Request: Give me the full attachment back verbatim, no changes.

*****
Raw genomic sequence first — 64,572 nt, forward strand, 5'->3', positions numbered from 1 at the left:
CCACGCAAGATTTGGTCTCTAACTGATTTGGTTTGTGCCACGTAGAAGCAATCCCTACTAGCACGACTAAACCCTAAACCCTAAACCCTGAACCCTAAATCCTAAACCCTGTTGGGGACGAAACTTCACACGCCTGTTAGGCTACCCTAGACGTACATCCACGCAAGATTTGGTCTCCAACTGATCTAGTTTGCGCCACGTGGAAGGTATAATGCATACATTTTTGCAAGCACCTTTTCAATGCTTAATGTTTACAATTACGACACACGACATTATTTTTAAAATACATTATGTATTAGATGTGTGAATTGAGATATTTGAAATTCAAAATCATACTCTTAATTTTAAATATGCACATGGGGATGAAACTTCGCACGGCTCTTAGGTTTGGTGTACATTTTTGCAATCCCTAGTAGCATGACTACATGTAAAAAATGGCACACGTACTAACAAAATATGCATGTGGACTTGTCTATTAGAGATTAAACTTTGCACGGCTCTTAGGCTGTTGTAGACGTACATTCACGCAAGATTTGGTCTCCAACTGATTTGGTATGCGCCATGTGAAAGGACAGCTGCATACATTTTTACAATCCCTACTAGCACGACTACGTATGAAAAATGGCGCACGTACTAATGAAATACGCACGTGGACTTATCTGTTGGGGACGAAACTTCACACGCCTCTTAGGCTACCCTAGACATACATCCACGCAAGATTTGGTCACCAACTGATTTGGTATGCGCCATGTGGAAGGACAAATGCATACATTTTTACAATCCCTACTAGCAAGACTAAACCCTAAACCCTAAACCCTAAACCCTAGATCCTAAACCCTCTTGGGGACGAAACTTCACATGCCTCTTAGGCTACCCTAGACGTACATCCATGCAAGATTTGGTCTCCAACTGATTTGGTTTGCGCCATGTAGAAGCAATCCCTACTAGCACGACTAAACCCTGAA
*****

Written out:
Raw genomic sequence first — 64,572 nt, forward strand, 5'->3', positions numbered from 1 at the left:
CCACGCAAGATTTGGTCTCTAACTGATTTGGTTTGTGCCACGTAGAAGCAATCCCTACTAGCACGACTAAACCCTAAACCCTAAACCCTGAACCCTAAATCCTAAACCCTGTTGGGGACGAAACTTCACACGCCTGTTAGGCTACCCTAGACGTACATCCACGCAAGATTTGGTCTCCAACTGATCTAGTTTGCGCCACGTGGAAGGTATAATGCATACATTTTTGCAAGCACCTTTTCAATGCTTAATGTTTACAATTACGACACACGACATTATTTTTAAAATACATTATGTATTAGATGTGTGAATTGAGATATTTGAAATTCAAAATCATACTCTTAATTTTAAATATGCACATGGGGATGAAACTTCGCACGGCTCTTAGGTTTGGTGTACATTTTTGCAATCCCTAGTAGCATGACTACATGTAAAAAATGGCACACGTACTAACAAAATATGCATGTGGACTTGTCTATTAGAGATTAAACTTTGCACGGCTCTTAGGCTGTTGTAGACGTACATTCACGCAAGATTTGGTCTCCAACTGATTTGGTATGCGCCATGTGAAAGGACAGCTGCATACATTTTTACAATCCCTACTAGCACGACTACGTATGAAAAATGGCGCACGTACTAATGAAATACGCACGTGGACTTATCTGTTGGGGACGAAACTTCACACGCCTCTTAGGCTACCCTAGACATACATCCACGCAAGATTTGGTCACCAACTGATTTGGTATGCGCCATGTGGAAGGACAAATGCATACATTTTTACAATCCCTACTAGCAAGACTAAACCCTAAACCCTAAACCCTAAACCCTAGATCCTAAACCCTCTTGGGGACGAAACTTCACATGCCTCTTAGGCTACCCTAGACGTACATCCATGCAAGATTTGGTCTCCAACTGATTTGGTTTGCGCCATGTAGAAGCAATCCCTACTAGCACGACTAAACCCTGAA